The recent hype and success of Harry Potter, as well as other children’s characters has led to further sales for toy manufacturers. But as well as perhaps bringing joy and fun to children, as a report from U.S.-based National Labor Committee says, for workers who have to make these toys, these can be “Toys of Misery.” Quoted from that report here at length, is part of the preface:
When you go into a Wal-Mart or a Toys 'R' Us store to purchase Harry Potter or Disney’s Monsters Inc., Mattel’s Barbie, Sesame Street, Hasbro’s Star Wars or Pokemon do you ever think of the young women in China forced to work 16 hours a day, from 8:00 a.m. to 12 midnight, seven days a week, 30 days a month, for months on end, for wages of 17 cents an hour? Workers forced to work overtime, but cheated of their pay? Do you ever imagine women working all day long in 104-degree temperatures, handling toxic glues, paints and solvents, women fainting, nauseous, sick to their stomachs? Women housed 16 to a dorm room and trying to get by on four hours of sleep a night? Workers whose bodies ache, who are exhausted from racing through the same operations 3,000 times a day, day in and day out? Women who are fired when they get sick? Workers who have no rights, and who--if they try to defend their most basic, internationally recognized human and worker rights, will be immediately fired and blacklisted? Workers who are worn out and used up by the time they reach 30 or 35 years of age and are removed to be replaced with another crop of young teenagers?
Unfortunately, this is the real world behind the toys we purchase in the United States. And we do purchase a staggering number of toys each year: 3.6 billion toys in the year 2000 alone—76 million dolls, 349 million plush toys, 125 million action figures, 279 million hot wheels and matchbox cars, 88 million sporting goods items and so on. This is big industry. We spend $29.4 billion a year on toys.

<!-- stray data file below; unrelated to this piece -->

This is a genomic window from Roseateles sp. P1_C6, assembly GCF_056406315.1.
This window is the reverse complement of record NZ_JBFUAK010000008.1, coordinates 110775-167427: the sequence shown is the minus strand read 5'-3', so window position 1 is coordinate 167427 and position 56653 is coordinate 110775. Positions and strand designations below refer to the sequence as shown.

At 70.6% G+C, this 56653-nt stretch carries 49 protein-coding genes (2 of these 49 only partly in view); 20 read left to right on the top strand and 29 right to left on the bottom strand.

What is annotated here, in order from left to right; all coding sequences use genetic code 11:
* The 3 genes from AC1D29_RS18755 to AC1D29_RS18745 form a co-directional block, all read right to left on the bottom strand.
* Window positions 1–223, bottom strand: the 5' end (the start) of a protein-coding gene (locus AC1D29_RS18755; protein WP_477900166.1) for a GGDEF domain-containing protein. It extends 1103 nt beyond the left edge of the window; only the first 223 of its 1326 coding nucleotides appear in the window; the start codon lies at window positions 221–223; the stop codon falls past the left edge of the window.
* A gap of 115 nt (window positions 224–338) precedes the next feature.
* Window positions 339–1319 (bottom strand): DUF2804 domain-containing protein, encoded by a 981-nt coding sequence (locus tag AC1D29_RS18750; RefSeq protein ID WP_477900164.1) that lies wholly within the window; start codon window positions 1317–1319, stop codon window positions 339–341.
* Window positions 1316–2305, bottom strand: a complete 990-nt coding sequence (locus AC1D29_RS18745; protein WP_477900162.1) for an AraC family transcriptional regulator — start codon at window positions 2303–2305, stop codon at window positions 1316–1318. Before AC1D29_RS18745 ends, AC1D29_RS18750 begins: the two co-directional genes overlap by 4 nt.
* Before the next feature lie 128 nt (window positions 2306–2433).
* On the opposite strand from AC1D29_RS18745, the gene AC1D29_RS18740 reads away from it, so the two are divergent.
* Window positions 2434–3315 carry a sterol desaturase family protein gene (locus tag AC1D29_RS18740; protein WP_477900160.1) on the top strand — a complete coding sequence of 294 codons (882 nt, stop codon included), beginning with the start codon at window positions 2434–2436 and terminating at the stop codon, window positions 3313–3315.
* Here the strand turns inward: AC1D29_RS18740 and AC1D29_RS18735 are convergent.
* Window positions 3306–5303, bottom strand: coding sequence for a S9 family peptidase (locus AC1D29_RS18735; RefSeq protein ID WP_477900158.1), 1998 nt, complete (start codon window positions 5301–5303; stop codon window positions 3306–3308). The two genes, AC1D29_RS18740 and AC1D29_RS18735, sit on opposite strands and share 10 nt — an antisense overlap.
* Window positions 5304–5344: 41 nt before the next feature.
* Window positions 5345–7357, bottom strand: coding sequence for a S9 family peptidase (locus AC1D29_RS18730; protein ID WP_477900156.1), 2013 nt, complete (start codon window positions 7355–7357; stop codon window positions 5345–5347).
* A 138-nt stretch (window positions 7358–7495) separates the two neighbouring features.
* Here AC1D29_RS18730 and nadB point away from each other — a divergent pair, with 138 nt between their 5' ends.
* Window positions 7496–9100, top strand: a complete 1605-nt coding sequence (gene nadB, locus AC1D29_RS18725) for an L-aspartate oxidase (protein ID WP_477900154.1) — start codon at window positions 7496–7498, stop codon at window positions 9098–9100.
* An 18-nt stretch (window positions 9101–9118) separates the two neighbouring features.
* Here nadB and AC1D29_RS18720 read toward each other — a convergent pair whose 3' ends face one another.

Eighty percent of all the toys we purchase are imports, and 71 percent of those are from China. More than one out of every two toys we purchase in the U.S. is made in China. We purchase hundreds of millions of toys each year that are made in China, but when was the last time we heard from a toy worker in China about their working conditions and lives? Even once? Ever? Isn’t it a little strange that we know so little?
In 2000, U.S. toy companies spent $837 million on advertising. The companies do not want us to know or to think, just to buy.
Some may still argue that there is not anything wrong with businesses trying to make sales and profit. However, the effects of things like mass consumption, the intense advertising, and targeting to children and its impacts over so many aspects of daily lives is of concern.
The effects of constantly buying things while discarding older but often functioning things, also increases demands on the world’s resources for this consumption, resulting in more waste to be managed and even more exploitation other people to labor over this (in some cases, poor children are producing items such as toys that rich children play with), and so on.
From a different perspective altogether, the labor employed by the advertising industry directed towards children could be another example of “wasted labor”, (which therefore wastes capital and resources), and that labor could be used more effectively and efficiently elsewhere. (We will look at this notion of wasted labor a bit further on in this section on consumption and consumerism.)
And all this while many still go hungry and poor because their lands are being used to export away food and other resources for producing products to be consumed elsewhere. It is in this way that the pressure and drive for profits has led to an over-commercialized consumerism, which has wider effects around the world and on the unseen majority peoples of the world, which we look at next.
Added some more about food industry’s attempt at self regulation as well as some notes about taxing junk food
January 8, 2008
Updated child consumption statistics and added more information on the challenges of addressing the harmful effects of advertising to children. (Remainder remains untouched since May 14, 2003 — for now)
Alternatives for broken links
Sometimes links to other sites may break beyond my control. Where possible, alternative links are provided to backups or reposted versions here.